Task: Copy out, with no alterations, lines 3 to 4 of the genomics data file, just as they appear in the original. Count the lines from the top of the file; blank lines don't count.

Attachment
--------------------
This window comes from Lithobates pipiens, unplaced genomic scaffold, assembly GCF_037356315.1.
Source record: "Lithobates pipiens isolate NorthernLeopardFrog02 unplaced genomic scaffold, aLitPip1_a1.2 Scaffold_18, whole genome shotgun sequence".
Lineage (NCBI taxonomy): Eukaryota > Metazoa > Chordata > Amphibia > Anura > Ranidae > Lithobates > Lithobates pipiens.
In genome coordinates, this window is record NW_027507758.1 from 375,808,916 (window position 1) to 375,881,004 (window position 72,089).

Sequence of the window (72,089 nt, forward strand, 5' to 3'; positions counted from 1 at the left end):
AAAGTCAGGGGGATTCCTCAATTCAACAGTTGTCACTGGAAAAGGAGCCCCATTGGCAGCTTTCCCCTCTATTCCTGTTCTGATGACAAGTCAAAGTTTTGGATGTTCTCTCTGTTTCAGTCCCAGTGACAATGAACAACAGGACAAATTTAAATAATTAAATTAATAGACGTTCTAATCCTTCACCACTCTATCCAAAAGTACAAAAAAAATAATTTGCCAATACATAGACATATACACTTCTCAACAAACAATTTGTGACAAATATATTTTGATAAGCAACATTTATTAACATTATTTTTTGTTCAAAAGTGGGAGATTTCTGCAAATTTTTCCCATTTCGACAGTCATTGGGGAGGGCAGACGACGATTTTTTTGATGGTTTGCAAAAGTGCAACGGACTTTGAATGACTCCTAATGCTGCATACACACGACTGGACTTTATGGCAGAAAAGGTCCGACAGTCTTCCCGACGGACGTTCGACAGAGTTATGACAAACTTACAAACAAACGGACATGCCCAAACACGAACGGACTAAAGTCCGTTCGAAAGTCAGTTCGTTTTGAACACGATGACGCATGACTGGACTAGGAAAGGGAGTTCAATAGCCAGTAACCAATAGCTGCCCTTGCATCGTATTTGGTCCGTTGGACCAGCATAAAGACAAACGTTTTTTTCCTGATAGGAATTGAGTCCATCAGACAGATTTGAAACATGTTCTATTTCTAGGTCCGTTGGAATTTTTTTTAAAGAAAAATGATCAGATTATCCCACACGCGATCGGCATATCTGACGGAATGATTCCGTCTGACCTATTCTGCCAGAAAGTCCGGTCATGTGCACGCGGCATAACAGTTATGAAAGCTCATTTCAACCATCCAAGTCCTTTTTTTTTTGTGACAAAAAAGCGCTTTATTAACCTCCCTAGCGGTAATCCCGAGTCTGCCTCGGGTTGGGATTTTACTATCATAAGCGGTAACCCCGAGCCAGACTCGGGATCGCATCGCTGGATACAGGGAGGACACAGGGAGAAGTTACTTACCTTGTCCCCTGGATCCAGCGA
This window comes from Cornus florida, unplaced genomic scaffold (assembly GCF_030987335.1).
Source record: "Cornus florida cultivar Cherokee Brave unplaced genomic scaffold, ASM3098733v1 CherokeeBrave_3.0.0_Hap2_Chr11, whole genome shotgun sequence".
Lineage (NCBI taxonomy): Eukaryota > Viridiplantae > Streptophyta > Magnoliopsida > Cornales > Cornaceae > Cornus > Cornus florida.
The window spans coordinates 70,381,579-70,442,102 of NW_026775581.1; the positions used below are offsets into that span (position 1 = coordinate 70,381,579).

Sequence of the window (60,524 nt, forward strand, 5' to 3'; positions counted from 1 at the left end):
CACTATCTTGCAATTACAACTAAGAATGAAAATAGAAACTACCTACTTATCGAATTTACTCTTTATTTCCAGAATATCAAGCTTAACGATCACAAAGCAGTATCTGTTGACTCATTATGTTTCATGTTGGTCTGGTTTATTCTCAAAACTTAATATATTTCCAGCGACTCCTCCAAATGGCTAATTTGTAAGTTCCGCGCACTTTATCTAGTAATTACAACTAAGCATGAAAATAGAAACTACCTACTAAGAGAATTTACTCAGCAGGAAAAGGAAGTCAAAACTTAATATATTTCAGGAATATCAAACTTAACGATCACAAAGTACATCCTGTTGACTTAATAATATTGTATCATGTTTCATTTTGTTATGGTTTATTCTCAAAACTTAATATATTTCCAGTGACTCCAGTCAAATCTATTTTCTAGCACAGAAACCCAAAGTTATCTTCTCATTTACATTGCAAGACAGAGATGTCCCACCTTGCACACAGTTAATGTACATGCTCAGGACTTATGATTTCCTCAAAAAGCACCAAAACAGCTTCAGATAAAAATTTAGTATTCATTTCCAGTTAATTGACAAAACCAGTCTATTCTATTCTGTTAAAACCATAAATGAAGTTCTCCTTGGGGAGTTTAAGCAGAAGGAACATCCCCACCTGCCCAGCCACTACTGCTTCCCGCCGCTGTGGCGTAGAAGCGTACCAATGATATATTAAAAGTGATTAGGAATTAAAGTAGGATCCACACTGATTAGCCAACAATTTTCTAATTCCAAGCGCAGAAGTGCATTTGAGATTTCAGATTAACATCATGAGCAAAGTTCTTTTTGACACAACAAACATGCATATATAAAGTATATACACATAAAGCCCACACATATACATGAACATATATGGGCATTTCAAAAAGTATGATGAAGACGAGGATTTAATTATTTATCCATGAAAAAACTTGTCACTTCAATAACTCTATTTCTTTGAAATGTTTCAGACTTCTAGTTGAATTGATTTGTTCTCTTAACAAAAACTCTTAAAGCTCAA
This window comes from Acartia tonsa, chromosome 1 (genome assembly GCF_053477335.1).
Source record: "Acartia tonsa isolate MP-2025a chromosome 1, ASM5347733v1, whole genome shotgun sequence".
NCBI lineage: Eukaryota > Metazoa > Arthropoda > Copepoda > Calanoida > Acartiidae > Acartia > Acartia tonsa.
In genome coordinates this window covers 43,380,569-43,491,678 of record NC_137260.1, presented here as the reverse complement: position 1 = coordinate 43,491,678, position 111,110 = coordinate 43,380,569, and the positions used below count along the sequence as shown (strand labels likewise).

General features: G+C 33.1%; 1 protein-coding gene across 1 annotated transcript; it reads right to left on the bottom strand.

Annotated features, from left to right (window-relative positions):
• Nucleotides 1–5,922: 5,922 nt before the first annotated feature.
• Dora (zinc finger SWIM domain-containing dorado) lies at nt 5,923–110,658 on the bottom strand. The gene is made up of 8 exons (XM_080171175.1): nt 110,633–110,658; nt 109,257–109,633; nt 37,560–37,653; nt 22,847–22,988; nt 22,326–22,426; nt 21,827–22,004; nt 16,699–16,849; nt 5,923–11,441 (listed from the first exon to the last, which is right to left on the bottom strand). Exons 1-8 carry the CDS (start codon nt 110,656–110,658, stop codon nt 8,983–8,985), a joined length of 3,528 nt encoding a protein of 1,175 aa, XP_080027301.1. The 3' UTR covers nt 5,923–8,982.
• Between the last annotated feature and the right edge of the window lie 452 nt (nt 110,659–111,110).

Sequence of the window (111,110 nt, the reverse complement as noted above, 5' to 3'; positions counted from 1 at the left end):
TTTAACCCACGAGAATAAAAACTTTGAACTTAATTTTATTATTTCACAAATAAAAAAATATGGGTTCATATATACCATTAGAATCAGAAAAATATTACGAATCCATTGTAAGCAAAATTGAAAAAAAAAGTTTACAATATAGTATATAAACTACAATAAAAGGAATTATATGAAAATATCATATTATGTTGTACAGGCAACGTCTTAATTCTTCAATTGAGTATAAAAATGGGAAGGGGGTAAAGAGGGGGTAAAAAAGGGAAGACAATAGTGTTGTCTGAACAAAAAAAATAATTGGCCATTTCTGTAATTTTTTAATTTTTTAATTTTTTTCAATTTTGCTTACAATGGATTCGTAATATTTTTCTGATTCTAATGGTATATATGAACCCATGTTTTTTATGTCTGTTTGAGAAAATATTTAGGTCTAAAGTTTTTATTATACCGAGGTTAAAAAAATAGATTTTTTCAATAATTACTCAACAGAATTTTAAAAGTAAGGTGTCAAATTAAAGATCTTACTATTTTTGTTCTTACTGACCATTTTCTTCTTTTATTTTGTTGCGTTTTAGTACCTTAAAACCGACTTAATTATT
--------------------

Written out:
Lineage (NCBI taxonomy): Eukaryota > Metazoa > Chordata > Amphibia > Anura > Ranidae > Lithobates > Lithobates pipiens.
In genome coordinates, this window is record NW_027507758.1 from 375,808,916 (window position 1) to 375,881,004 (window position 72,089).